Seasoned Popcorn–The Food Matters Project

I just joined the Food Matters Project (http://thefoodmattersproject.com/), a collective of bloggers who are committing to make a recipe from Mark Bittman’s Food Matters Cookbook every Monday.  Sarah and Kate, co-creators of the project blog, explain the mission:  “We hope to inspire, educate, and encourage as we cook our way through Mark Bittman’s book together. From vegans to pescetarians to those who love indulging in the semi-occasional (or frequent!) burger and fries, everyone is welcome to join!”

I am very excited to be taking part in the project because I truly believe that you are what you eat and I am excited to be participating in healthy, whole cooking with like-minded individuals.  Although I will need to miss a Monday or two, look forward to many Monday posts from me over the next year!

This week, the recipe was seasoned popcorn.  I was really excited about it in part because I am very pressed for time this week but I was also excited about it because of my love for popcorn.  For those of you who know me, you probably know that I LOVE POPCORN.  If you don’t know that, it is because I usually eat it by myself late at night from a gigantic wooden bowl aptly named “the popcorn bowl” and used for just that purpose and only that purpose.  I have a long history of popcorn love.

Flashback:  I was five when my mom met my future (and former) stepdad.  Mike loved popcorn at a level I have never seen before.  One of my favorite memories of Mike is waiting for storms.  When a storm was coming in, we would make a big bowl of popcorn and sit outside eating it and waiting until the first sprinkles came and the lightning appeared (and subsequently mom would start to fret).  We had a large wooden bowl we dubbed the popcorn bowl.  When us kids took over that bowl, my mom bought him a bowl that said “Dad’s Popcorn” on the bottom and that became his special bowl.  The wooden bowl was always better though, because you could take the popcorn at the bottom and push it into all of the goodness at the bottom.  And there was a lot of goodness!  Let me explain.  Popcorn in my family wasn’t just a snack.  It was dinner sometimes.  To take a bowl of popcorn and transform it into dinner, my mom would add melted butter, shredded cheese, finely diced onions and copious amounts of nutritional yeast flakes.  The nutritional yeast flakes have an umami flavor–of course I didn’t know that at the time, all I knew was that I loved it!  It was one of the foods my mom incorporated into our vegetarian diet so we had enough B vitamins (another way was nutritional yeast “gravy”, still served up at home at holidays. I still have my mom mail nutritional yeast to me a couple of times a year so I never run out.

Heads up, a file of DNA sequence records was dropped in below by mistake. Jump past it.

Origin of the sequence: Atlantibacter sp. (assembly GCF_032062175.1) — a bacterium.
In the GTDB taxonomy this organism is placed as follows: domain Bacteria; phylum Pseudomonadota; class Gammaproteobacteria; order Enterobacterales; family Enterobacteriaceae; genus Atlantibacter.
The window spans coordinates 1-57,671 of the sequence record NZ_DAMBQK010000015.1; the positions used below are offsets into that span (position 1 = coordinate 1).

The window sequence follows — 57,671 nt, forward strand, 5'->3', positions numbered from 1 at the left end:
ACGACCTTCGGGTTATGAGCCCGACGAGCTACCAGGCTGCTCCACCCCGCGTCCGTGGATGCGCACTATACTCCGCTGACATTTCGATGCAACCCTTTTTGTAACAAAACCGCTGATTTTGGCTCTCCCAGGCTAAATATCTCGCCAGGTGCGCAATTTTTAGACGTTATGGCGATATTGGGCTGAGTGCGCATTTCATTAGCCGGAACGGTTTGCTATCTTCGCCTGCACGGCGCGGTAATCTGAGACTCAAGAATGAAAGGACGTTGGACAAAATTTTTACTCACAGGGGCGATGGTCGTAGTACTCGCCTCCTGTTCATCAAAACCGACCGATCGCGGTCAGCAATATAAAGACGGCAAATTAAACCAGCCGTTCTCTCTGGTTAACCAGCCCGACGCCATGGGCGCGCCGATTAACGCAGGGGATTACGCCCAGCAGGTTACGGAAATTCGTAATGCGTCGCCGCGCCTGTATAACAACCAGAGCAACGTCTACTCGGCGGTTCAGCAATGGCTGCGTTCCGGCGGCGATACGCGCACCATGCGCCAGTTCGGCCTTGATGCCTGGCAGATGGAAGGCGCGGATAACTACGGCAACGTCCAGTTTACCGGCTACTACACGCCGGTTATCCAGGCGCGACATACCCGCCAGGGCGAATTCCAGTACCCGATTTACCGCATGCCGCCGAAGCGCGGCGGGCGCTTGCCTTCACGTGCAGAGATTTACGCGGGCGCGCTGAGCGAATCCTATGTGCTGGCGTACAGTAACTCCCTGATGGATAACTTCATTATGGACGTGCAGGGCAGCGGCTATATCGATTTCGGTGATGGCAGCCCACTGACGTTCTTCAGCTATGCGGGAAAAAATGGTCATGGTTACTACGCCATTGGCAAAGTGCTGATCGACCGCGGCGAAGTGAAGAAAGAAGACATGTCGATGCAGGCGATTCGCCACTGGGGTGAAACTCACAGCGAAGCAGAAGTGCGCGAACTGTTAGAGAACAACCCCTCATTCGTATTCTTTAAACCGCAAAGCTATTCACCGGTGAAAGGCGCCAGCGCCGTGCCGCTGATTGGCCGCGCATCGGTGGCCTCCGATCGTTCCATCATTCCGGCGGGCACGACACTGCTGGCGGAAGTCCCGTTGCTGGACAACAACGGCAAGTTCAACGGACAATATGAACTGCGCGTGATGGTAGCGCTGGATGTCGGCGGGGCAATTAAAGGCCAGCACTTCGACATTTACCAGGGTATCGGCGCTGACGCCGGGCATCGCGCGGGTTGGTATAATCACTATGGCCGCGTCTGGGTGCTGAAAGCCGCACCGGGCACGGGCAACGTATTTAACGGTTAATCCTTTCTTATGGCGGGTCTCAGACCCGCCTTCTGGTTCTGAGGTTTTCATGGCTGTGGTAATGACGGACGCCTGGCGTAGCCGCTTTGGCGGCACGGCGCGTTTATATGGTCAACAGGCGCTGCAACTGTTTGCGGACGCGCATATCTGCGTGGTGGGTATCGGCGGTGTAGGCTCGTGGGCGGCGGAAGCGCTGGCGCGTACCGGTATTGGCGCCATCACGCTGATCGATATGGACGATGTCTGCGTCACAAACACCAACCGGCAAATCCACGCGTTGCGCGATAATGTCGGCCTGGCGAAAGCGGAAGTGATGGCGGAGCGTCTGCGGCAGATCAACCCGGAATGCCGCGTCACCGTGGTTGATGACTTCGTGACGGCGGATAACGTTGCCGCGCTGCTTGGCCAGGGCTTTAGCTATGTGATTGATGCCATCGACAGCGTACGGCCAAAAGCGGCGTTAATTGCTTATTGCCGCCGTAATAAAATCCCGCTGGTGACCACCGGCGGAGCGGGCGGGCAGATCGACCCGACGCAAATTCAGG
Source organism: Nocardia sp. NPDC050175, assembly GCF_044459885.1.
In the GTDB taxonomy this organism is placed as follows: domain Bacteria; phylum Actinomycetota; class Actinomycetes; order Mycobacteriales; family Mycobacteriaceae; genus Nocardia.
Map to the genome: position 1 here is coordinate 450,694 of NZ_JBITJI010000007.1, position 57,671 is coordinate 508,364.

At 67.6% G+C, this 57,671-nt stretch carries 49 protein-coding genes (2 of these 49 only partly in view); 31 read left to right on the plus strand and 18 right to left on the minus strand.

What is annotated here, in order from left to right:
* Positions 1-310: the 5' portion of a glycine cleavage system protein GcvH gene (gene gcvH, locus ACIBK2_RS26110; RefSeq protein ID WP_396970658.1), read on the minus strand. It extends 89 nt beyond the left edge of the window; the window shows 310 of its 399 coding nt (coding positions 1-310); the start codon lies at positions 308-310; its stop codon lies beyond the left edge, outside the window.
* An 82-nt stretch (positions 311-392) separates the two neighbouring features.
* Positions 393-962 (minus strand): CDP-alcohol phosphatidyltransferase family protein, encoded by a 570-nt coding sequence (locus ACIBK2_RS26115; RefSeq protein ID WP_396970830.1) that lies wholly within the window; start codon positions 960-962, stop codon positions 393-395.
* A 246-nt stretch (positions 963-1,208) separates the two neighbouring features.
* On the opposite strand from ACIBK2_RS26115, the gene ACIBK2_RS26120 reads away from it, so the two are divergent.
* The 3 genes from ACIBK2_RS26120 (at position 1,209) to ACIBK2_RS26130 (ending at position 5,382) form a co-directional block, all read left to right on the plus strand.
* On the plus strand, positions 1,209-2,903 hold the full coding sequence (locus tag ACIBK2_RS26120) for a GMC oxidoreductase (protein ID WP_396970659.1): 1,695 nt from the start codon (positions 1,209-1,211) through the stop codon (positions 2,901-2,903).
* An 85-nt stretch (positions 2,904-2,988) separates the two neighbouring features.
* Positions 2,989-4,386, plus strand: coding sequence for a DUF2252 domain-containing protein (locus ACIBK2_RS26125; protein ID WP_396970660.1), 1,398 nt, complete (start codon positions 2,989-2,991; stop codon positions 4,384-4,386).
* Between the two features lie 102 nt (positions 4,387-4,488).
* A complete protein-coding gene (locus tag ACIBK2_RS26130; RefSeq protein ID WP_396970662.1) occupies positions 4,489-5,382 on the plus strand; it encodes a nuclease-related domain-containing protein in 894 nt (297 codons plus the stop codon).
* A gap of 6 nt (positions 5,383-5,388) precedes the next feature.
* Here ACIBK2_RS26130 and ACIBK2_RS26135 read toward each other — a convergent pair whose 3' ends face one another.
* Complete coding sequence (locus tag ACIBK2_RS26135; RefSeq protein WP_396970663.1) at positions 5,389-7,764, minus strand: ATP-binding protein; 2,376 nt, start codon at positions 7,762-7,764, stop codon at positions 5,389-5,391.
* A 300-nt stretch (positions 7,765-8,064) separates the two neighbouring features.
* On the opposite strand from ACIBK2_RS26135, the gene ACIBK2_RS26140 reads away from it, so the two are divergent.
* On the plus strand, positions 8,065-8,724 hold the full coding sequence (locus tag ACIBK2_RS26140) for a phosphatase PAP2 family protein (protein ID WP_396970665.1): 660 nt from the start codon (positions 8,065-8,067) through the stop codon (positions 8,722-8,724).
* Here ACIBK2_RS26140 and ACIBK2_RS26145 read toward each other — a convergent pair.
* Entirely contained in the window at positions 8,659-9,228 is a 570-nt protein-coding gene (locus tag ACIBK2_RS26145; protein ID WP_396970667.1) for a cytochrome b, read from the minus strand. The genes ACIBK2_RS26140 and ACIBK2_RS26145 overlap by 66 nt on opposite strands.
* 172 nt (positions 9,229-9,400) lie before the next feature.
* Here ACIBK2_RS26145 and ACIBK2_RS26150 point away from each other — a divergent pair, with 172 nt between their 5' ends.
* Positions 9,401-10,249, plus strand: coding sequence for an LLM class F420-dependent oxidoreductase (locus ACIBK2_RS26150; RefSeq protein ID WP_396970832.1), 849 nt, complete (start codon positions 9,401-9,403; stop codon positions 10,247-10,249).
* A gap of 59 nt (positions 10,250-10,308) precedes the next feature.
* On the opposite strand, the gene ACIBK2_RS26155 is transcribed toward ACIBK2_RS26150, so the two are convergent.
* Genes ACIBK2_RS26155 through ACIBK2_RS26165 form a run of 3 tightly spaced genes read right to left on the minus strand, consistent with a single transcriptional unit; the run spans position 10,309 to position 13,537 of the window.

Alright, onto the recipe…I made two types of popcorn.  One was my classic nutritional yeast, olive oil, and finely diced onion.  This is my “usual” popcorn although if I am with someone I usually keep the onion off.  I also made a version with roasted garlic olive oil, parmesan, and chopped fresh parsley.  Both were delicious…and ended up becoming my lunch.

Some of the nutritional yeast and onions fall to the bottom of the bowl so when you get to the bottom, there is a lot of goodness!

The other popcorn was also delicious and different–definitely something I will try again.  I lightly browned diced garlic in olive oil, poured it onto the popcorn, and added parmesan, salt, and parsley.  I left the crispy bits of garlic in the oil and it made for some tasty eating.